changes in project timing, partially offset by a 20% increase in selling price
per ton due to a change in product mix. Additionally, the pandemic-related
shut-down of our San Luis Río Colorado, Mexico facility negatively impacted our
sales in the second quarter of 2020. Bidding activity, backlog, and production
levels may vary significantly from period to period affecting sales volumes.



Net prefab sales increased to $44.2 million in 2020 compared to $0 in 2019 thanks to the contribution of the Geneva activities acquired in January 2020.

Gross profit. Gross margin increased by 7.1% for $50.5 million (17.7% of sales) in 2020 vs. $47.2 million (16.9% of turnover) in 2019.



SPP gross profit decreased 6.1% to $44.3 million (18.3% of SPP net sales) in
2020 compared to $47.2 million (16.9% of SPP net sales) in 2019 due to lower
production volume, partially offset by improved product pricing. Additionally,
as a result of the fire at our Saginaw facility in April 2019, $1.4 million of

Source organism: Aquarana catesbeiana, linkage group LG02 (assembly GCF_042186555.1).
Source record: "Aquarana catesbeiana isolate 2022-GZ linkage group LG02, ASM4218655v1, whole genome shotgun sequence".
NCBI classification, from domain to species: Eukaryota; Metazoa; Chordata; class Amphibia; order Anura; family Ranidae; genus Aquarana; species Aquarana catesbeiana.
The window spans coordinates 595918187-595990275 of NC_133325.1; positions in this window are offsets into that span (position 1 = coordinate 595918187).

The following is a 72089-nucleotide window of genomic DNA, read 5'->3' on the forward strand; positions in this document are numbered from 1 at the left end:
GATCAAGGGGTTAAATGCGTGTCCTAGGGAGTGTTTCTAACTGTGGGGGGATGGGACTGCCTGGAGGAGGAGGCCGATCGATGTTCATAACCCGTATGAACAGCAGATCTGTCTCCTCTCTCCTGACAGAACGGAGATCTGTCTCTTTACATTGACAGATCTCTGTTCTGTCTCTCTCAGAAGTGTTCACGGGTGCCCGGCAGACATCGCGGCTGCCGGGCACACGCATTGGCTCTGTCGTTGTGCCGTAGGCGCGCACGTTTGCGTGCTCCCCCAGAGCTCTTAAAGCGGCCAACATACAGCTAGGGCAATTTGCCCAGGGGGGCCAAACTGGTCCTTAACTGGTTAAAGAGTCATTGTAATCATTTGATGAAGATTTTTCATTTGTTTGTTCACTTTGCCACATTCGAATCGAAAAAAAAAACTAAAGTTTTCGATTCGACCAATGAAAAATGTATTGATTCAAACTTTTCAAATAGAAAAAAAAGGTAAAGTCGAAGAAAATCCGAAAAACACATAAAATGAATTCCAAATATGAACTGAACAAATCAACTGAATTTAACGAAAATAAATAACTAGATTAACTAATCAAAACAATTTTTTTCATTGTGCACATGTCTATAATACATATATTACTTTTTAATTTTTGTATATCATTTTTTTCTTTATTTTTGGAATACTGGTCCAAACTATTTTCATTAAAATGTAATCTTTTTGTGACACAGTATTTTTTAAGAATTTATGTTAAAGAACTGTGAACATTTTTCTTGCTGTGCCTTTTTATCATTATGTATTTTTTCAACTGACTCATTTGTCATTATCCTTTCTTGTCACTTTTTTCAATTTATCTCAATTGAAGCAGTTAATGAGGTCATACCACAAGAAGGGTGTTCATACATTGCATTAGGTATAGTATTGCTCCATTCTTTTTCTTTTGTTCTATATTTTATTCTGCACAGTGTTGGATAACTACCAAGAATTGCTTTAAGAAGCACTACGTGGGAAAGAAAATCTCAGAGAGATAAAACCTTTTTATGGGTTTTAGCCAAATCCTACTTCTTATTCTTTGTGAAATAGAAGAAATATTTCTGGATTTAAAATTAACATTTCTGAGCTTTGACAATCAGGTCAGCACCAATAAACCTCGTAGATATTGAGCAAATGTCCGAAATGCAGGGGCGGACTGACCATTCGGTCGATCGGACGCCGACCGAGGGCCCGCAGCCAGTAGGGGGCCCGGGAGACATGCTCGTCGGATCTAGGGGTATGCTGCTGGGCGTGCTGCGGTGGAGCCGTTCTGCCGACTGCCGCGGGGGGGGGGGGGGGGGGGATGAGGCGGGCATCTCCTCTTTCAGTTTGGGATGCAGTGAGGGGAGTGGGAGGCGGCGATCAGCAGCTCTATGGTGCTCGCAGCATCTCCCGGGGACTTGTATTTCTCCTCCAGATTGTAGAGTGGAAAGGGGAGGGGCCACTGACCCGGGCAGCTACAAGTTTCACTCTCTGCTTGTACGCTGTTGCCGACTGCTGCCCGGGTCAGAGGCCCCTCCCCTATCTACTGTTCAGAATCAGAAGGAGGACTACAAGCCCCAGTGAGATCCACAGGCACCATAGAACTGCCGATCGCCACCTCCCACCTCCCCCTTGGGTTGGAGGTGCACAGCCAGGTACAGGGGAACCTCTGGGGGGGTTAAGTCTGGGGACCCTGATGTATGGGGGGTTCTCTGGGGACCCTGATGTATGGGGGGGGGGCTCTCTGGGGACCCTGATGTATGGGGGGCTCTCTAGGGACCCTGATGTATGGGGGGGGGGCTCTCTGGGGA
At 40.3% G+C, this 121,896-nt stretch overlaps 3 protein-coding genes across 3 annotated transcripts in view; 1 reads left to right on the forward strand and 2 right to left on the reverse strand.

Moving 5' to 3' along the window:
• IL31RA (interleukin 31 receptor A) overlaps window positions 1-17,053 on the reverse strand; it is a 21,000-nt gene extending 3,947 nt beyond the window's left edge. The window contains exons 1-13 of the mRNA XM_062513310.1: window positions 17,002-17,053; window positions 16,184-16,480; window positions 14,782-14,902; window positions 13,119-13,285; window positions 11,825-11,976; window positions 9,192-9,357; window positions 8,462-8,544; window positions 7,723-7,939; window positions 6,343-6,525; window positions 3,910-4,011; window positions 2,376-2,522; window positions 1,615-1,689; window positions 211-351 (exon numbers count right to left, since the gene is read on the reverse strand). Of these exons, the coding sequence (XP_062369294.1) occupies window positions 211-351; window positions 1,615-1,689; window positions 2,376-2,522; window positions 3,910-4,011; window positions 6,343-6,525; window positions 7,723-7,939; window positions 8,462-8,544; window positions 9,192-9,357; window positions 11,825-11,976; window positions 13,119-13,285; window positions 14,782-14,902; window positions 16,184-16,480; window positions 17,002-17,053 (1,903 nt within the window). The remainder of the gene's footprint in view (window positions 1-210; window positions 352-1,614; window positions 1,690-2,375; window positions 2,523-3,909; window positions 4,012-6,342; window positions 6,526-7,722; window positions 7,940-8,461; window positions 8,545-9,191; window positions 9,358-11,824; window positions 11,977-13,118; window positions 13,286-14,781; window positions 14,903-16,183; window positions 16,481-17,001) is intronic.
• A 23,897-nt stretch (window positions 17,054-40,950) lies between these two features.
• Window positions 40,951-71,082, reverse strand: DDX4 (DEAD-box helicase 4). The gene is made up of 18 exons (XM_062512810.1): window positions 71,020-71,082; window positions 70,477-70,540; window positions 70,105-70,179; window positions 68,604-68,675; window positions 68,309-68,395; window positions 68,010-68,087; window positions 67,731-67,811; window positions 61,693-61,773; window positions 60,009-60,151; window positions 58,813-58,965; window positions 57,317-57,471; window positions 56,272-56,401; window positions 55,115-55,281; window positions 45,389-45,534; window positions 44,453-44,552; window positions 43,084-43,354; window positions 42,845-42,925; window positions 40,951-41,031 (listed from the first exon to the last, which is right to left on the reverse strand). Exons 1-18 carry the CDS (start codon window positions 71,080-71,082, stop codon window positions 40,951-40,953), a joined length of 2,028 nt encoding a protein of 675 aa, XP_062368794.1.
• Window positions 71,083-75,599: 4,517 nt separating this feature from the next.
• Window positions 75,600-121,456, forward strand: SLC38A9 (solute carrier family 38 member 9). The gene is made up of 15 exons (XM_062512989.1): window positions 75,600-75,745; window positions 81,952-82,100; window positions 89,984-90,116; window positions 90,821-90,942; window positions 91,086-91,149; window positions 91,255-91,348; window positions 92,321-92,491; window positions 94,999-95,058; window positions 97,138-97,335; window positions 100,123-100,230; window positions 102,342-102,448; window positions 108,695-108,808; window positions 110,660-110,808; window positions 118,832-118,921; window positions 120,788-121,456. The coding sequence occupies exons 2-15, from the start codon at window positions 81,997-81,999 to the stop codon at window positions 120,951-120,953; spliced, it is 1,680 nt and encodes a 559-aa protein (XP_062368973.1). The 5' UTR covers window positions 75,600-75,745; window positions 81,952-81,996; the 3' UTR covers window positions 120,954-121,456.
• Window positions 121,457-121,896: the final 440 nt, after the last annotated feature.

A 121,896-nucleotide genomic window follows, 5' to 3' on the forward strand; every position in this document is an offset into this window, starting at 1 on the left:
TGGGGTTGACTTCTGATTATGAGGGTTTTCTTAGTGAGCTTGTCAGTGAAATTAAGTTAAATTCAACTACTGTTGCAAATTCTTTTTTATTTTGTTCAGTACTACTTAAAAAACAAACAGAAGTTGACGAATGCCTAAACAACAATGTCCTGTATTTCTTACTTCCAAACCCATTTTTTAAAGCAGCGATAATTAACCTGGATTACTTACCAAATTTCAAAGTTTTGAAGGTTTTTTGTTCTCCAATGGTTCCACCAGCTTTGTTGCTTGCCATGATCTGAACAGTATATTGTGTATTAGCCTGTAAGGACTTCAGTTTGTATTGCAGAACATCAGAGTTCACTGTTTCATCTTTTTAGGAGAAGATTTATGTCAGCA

business interruption insurance recovery (net of incremental production costs)
was recorded in 2020, compared to $1.6 million of incremental production costs
(net of business interruption insurance recovery) in 2019.



Precast gross profit increased to $6.2 million (14.1% of Precast net sales) in
2020 compared to $0 in 2019 due to the contribution from the Geneva operations
acquired in January 2020.



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Selling, general, and administrative expense. Selling, general, and
administrative expense increased 34.9% to $25.0 million (8.8% of net sales) in